Continuous Borrowing To Fund 2022 Budget Worrisome – Ndume
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The Chairman, Senate Committee on Army, Ali Ndume, has described as worrisome, the decision of the federal government to borrow more funds to finance the 2022 budget.

Africa Today News, New York had earlier reported that Nigeria’s next year’s budget of ₦16.39 trillion as presented by President Muhammadu Buhari has a deficit of ₦6.26 trillion.

Finance Minister, Zainab Ahmed, also reiterated that the government would source more loans to fund the deficit.

However, Senator Ndume, in a statement on Saturday, stressed that the government’s proposal to finance the budget by borrowing more is worrisome.

He, instead, advised the executive to cut down personal and recurrent costs; increase revenues and plug all leakages.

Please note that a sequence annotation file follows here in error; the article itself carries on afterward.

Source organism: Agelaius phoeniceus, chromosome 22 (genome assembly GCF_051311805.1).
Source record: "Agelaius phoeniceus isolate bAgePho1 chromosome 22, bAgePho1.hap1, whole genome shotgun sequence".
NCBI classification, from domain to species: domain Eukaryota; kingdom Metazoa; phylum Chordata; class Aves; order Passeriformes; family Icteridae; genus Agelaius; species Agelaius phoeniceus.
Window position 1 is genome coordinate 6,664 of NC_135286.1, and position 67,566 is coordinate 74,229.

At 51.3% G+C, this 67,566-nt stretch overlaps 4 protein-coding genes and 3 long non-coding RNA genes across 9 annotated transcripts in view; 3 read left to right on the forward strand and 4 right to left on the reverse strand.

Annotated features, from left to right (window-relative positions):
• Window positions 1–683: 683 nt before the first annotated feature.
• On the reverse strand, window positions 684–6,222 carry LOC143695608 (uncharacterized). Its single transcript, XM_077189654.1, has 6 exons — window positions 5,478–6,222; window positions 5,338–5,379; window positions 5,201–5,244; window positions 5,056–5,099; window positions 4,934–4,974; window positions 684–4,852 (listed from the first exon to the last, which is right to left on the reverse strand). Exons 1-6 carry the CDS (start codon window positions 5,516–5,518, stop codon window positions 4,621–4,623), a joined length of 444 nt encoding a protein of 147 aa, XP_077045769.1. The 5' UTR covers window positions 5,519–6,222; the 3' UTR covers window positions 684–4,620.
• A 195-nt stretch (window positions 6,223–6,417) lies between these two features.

Read Also: Budget: Buhari Borrowing ₦5.01 Trillion To Service Stolen Funds

The estimated budget for recurrent expenditure for the projected year, which is ₦6.83 trillion, represented 41.7% of total expenditure budget.

‘This is still on the high side,’ Ndume said.

He also advised that the ‘Presidential Economic Advisory Committee and finance experts should be actively involved in the debt management and re-evaluation of our debt profile.’

The Borno South senator, however, commended Buhari for prioritising spending on defence & security, infrastructure, and education with the sectors getting a combined N5.15 trillion allocation in the 2022 Budget.

From the proposal, defence and security got ₦2.41 trillion (15%); infrastructure ₦1.45 trillion (8.9%); education ₦1.29 trillion (7.9%); health ₦820 billion (5%) and Social Development and Poverty Eradication ₦863 billion (5.3%) of the entire allocation.

Ndume urged the president to pay more attention to the effective, transparent, and accountable implementation of the budget by the MDAs when passed so that the impact will be visible to Nigerians.

‘The National Assembly should also be more active in the discharge of its oversight function to ensure effective implementation of the budget,’ he added.

AFRICA TODAY NEWS, NEW YORK